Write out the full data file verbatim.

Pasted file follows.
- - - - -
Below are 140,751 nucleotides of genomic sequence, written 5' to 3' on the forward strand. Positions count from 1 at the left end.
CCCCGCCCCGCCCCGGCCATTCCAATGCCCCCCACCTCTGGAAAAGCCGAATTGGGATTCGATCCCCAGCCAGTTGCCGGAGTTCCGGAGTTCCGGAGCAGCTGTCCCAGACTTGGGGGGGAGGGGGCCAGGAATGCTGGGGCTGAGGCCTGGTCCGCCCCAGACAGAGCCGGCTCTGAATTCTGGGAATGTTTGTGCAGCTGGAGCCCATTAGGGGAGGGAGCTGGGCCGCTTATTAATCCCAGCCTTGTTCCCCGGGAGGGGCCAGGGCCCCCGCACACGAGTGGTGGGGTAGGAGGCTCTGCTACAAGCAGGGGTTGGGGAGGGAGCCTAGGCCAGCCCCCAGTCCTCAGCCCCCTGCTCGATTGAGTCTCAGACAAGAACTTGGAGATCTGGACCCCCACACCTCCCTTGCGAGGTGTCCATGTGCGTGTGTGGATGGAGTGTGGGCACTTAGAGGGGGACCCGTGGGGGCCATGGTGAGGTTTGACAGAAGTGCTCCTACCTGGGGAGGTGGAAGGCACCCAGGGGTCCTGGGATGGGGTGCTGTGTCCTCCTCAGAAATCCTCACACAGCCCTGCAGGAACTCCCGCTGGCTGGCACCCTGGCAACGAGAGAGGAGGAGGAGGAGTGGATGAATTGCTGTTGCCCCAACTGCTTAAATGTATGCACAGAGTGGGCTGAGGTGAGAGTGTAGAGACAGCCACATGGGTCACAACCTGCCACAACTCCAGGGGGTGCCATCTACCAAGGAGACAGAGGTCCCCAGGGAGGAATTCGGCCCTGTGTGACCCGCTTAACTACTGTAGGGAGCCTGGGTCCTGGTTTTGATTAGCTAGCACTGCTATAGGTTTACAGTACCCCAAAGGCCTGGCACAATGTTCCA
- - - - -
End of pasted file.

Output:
Below are 140,751 nucleotides of genomic sequence, written 5' to 3' on the forward strand. Positions count from 1 at the left end.
CCCCGCCCCGCCCCGGCCATTCCAATGCCCCCCACCTCTGGAAAAGCCGAATTGGGATTCGATCCCCAGCCAGTTGCCGGAGTTCCGGAGTTCCGGAGCAGCTGTCCCAGACTTGGGGGGGAGGGGGCCAGGAATGCTGGGGCTGAGGCCTGGTCCGCCCCAGACAGAGCCGGCTCTGAATTCTGGGAATGTTTGTGCAGCTGGAGCCCATTAGGGGAGGGAGCTGGGCCGCTTATTAATCCCAGCCTTGTTCCCCGGGAGGGGCCAGGGCCCCCGCACACGAGTGGTGGGGTAGGAGGCTCTGCTACAAGCAGGGGTTGGGGAGGGAGCCTAGGCCAGCCCCCAGTCCTCAGCCCCCTGCTCGATTGAGTCTCAGACAAGAACTTGGAGATCTGGACCCCCACACCTCCCTTGCGAGGTGTCCATGTGCGTGTGTGGATGGAGTGTGGGCACTTAGAGGGGGACCCGTGGGGGCCATGGTGAGGTTTGACAGAAGTGCTCCTACCTGGGGAGGTGGAAGGCACCCAGGGGTCCTGGGATGGGGTGCTGTGTCCTCCTCAGAAATCCTCACACAGCCCTGCAGGAACTCCCGCTGGCTGGCACCCTGGCAACGAGAGAGGAGGAGGAGGAGTGGATGAATTGCTGTTGCCCCAACTGCTTAAATGTATGCACAGAGTGGGCTGAGGTGAGAGTGTAGAGACAGCCACATGGGTCACAACCTGCCACAACTCCAGGGGGTGCCATCTACCAAGGAGACAGAGGTCCCCAGGGAGGAATTCGGCCCTGTGTGACCCGCTTAACTACTGTAGGGAGCCTGGGTCCTGGTTTTGATTAGCTAGCACTGCTATAGGTTTACAGTACCCCAAAGGCCTGGCACAATGTTCCA